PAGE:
38 pages 1 hour read

Dennis Covington

Salvation on Sand Mountain: Snake Handling and Redemption in Southern Appalachia

Nonfiction | Book | Adult | Published in 1995

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Summary and Study Guide


Dennis Covington’s Salvation on Sand Mountain: Snake Handling and Redemption in Southern Appalachia is a work of non-fiction, originally published in 1995. The narrative begins when Covington starts reporting on Glenn Summerford’s trial for the attempted murder of his wife, Darlene, by rattlesnake bite. Brother Glenn is a preacher in a snake-handling church in Scottsboro, Alabama, which is close to Covington’s home in Birmingham. Glenn is pleading that his wife tried to commit suicide and had received the snake bites of her own free will, whereas Darlene accuses him of forcing her hand. As background information on the trial, Covington decides to visit Summerford’s church, called The Church of Jesus with Signs Following.

After the church in Scottsboro shuts down, Covington is invited to attend services on Sand Mountain where three snake-handling preachers named Carl Porter, J.L. Dyal, and Charles McGlocklin would be preaching under a brush arbor. Covington begins to participate actively in the services himself, rather than as a journalist and observer, and earns the name Brother Dennis. A testament to their newfound trust in Covington, Brother Carl invites Covington and his photographers to attend their 20th annual homecoming in Jolo, West Virginia, over Labor Day weekend. Up in Jolo, the desire to testify seizes Covington. For the first time, he entertains the reality of the Holy Ghost. Some of the more rigid members of the congregation in Jolo, such as the ailing matriarch Barbara Elkins, do not approve of Covington’s participation.

Covington brings his family to a service at Carl Porter’s church, the Church of the Lord Jesus Christ, during which his daughter appears to be very enthusiastic about the services and Covington has his feet ritually washed. Afterward, he decides to research his own family history and discovers not only a direct line back to a Methodist circuit-riding preacher from Scottsboro on his mother’s side, but also evidence of several other Covingtons living in the area and practicing snakehandling.

A few months later, Covington visits Brother Carl at his home in Kingston, Georgia, before attending services at his church. Covington helps Carl load his snakes into his car for the service, prompting him to recall his own history with snakes, which he began catching as a child on East Lake. Since then, Covington has caught three rattlesnakes for sport as an adult long before Summerford’s trial had even begun.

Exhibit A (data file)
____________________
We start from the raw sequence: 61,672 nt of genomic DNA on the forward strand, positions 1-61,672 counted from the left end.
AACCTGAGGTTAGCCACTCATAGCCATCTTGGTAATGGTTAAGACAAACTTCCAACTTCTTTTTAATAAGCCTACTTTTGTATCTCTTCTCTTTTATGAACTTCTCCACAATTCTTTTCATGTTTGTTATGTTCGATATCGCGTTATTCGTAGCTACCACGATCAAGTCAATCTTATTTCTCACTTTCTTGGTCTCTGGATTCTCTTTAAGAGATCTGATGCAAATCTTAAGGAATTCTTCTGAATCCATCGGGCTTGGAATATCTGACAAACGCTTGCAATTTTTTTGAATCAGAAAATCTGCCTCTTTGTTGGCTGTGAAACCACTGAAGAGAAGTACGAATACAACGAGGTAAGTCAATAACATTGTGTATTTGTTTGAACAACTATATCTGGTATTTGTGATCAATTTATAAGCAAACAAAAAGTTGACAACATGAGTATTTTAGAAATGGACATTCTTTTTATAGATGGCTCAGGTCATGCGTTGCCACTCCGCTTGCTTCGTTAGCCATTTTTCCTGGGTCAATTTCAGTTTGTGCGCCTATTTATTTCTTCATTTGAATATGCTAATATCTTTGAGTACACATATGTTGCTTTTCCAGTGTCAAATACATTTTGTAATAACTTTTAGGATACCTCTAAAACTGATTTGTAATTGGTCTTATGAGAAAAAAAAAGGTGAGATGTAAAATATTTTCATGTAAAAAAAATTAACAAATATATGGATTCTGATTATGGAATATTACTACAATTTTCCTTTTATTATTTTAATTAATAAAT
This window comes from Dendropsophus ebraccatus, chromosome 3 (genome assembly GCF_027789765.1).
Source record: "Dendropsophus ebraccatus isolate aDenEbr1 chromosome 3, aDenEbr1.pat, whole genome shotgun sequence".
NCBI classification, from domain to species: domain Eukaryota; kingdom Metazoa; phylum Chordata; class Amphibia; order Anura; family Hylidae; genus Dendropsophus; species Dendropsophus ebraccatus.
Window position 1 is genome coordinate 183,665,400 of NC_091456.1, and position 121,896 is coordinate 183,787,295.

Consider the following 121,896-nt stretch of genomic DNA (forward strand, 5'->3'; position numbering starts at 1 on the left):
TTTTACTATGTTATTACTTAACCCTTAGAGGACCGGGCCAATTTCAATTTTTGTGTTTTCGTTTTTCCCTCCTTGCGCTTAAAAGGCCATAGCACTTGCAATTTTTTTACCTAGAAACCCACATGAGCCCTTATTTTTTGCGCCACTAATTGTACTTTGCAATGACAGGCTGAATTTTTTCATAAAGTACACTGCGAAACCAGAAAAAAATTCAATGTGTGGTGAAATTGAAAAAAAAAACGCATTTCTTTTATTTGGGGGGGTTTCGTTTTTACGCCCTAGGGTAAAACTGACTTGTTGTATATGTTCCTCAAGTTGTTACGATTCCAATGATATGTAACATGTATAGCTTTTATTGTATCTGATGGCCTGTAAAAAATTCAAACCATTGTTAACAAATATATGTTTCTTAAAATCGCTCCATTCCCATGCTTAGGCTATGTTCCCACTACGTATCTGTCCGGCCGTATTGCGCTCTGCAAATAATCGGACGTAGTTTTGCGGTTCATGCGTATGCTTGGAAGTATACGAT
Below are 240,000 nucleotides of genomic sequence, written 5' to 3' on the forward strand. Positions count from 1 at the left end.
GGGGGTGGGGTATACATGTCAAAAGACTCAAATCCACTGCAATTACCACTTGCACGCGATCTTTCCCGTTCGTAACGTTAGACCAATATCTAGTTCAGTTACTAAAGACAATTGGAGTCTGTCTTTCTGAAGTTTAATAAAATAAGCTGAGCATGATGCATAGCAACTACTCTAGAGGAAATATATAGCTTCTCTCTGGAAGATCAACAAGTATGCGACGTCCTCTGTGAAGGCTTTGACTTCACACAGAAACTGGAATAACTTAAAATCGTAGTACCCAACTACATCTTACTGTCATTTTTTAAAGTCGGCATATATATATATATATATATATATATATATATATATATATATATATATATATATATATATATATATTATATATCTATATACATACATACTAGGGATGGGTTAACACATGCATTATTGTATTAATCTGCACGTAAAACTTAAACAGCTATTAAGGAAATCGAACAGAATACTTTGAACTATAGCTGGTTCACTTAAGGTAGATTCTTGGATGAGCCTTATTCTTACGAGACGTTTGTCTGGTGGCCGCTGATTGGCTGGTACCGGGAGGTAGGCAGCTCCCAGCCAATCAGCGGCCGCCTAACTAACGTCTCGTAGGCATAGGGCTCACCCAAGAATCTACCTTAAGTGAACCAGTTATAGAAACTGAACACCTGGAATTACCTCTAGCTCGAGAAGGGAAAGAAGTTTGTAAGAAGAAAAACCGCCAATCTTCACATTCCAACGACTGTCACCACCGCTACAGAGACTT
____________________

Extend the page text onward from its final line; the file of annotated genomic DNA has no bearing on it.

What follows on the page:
In the spring of 1993, Glenn’s cousins, Billy and Jimmy, start a new church on top of Sand Mountain. Covington attends the first annual homecoming at the Old Rock House Holiness Church near Macedonia, where he handles a snake for the first time. Covington reflects on his own journey, saying that half the time he thinks everything about snakehandling is real and the other half he’s still not sure what he believes in. For the rest of that spring and summer, Covington leans into his role in the church and accepts himself as one of them, testifying whenever he can.

In May, he drives to Happy, Kentucky, to meet with Gracie McAllister, an elderly member of the church in Jolo, West Virginia, and begins to collect “war stories,” or personal experiences, that snake handlers have had either from witnessing fatal rattlesnake bites or experiencing near deaths themselves. During this investigative phase, Covington runs into a man named Dewey Chafin at a snake-handling homecoming at the Church of Jesus Christ in Middlesboro, Kentucky, just a few days after Dewey’s 117th rattlesnake bite. After the service, Covington encounters Elvis Presley Saylor, who has been referred to as “the Wicked One” during the sermon itself. Elvis has been outcast from the church but his faith in snakehandling remains. Covington is struck by how small the snake-handling community is and feels disgusted by its treatment of Elvis. He remarks how unbeknownst to him, he is close to becoming ostracized himself.

Covington’s final foray into snakehandling occurs at his first and only experience of a wedding within this community. He and his wife, Vicki, are invited to the wedding of Diane Pelfrey and Steve Frazier. During a second snake-handling service, held after a traditional wedding and reception, Brother Carl humiliates Vicki and Melissa Springer in an anti-feminist rant against women stepping out of place in the church. He then invites Covington up to preach, which ends in disaster after Covington attempts to convince the conservative audience otherwise. Covington knows he has moved away from his obsession with the church and these snake handlers. He leaves, happy in the knowledge that he wishes them no ill will and has even made lifelong friends with Aline and Charles McGlocklin.